Punters don’t have to wait for long or have to push their counterparts just to take a pint of beer or alcohol. James is going to play safe, fast and much more fairly. With its tablet computer head and one-armed metal body, it is waiting behind the bar to take your orders. Yes, you guessed it right, James is the new Barman, created by the Joint Action in Multimodal Embodied Systems programme.
Just by scanning the body language of its customers, James ‘decides’ who to serve first.
The behavior is based on a study conducted by Bielefeld University, according to which,
- 90 percent of customers intentionally face the bar
- 2 in 30 customers look in their wallets to signal for placing an order
- Fewer than 1 in 25 directly give signal to bartender for drink
- On the other hand those who need not feel the urge of thirst stay away from the bar.
Psychologist Sebastian Loth, from Bielefeld University, concluded that customers identify themselves as ordering and non-ordering people through their behavior. Similarly the bot’s response is based on the recognition that it acquires from human social behavior.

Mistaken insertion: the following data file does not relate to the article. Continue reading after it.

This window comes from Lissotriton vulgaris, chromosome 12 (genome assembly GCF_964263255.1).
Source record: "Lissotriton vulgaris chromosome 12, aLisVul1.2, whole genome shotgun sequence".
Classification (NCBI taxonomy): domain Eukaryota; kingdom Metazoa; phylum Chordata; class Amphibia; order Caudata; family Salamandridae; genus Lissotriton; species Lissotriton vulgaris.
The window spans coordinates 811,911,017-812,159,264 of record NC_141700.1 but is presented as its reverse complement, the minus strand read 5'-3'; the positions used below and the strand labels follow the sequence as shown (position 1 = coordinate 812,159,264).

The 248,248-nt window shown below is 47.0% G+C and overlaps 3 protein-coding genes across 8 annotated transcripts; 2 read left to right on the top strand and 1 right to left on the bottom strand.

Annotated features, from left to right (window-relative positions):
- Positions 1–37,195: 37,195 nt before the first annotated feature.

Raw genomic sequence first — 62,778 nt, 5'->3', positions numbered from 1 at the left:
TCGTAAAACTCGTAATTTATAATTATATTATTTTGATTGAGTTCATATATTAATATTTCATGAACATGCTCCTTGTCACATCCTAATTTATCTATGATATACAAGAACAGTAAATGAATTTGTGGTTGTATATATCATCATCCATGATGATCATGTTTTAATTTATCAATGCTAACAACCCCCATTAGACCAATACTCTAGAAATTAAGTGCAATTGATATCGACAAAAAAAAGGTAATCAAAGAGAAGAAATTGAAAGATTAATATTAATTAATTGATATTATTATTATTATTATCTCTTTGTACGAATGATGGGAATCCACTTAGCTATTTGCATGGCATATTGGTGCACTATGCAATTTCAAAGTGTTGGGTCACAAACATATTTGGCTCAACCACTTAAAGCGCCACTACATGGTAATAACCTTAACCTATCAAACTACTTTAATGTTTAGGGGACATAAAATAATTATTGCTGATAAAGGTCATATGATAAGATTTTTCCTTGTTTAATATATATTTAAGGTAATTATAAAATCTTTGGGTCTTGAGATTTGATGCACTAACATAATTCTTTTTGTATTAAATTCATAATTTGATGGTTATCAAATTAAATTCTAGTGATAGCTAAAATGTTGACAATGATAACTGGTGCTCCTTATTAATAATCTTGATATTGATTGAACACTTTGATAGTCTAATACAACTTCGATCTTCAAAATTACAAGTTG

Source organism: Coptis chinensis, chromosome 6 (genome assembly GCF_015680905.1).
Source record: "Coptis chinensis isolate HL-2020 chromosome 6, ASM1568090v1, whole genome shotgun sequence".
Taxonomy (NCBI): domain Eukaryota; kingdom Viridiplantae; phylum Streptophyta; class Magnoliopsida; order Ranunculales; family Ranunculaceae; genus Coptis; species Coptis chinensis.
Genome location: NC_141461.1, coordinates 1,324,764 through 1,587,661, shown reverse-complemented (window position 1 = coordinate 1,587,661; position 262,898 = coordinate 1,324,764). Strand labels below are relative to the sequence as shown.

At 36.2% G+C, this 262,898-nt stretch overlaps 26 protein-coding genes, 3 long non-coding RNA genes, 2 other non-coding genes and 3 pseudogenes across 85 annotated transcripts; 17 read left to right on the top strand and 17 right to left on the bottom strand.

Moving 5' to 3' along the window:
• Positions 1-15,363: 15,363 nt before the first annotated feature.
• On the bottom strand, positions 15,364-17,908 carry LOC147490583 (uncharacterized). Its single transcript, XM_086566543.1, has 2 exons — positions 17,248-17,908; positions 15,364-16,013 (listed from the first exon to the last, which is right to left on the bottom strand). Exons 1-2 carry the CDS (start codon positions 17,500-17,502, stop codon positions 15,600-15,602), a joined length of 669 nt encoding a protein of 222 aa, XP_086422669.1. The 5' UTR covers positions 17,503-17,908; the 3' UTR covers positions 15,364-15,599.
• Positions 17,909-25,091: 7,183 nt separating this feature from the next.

As the James Project team explains,
As robots become more integrated into our daily lives, they must increasingly deal with situations in which socially appropriate interaction is vital. In such settings, it is not enough for a robot simply to plan its actions to perform particular tasks; instead, the robot must also be able to satisfy social goals and obligations that arise through interactions with people in real-world settings. As a result, a robot requires not only the necessary physical skills to perform tasks in the world, but also the appropriate social skills to understand and respond to the intentions and needs of the people it interacts with.
Of course, the machine still needs to be worked upon reading the signals accurately else it might misfire and annoy the customers.
The aim of the project is not to create job redundancy as many might conclude rather it’s a way of taking robotics to the next level where synergies of both human and machine work together towards a technologically progressive environment.
Image Credit: Dailymail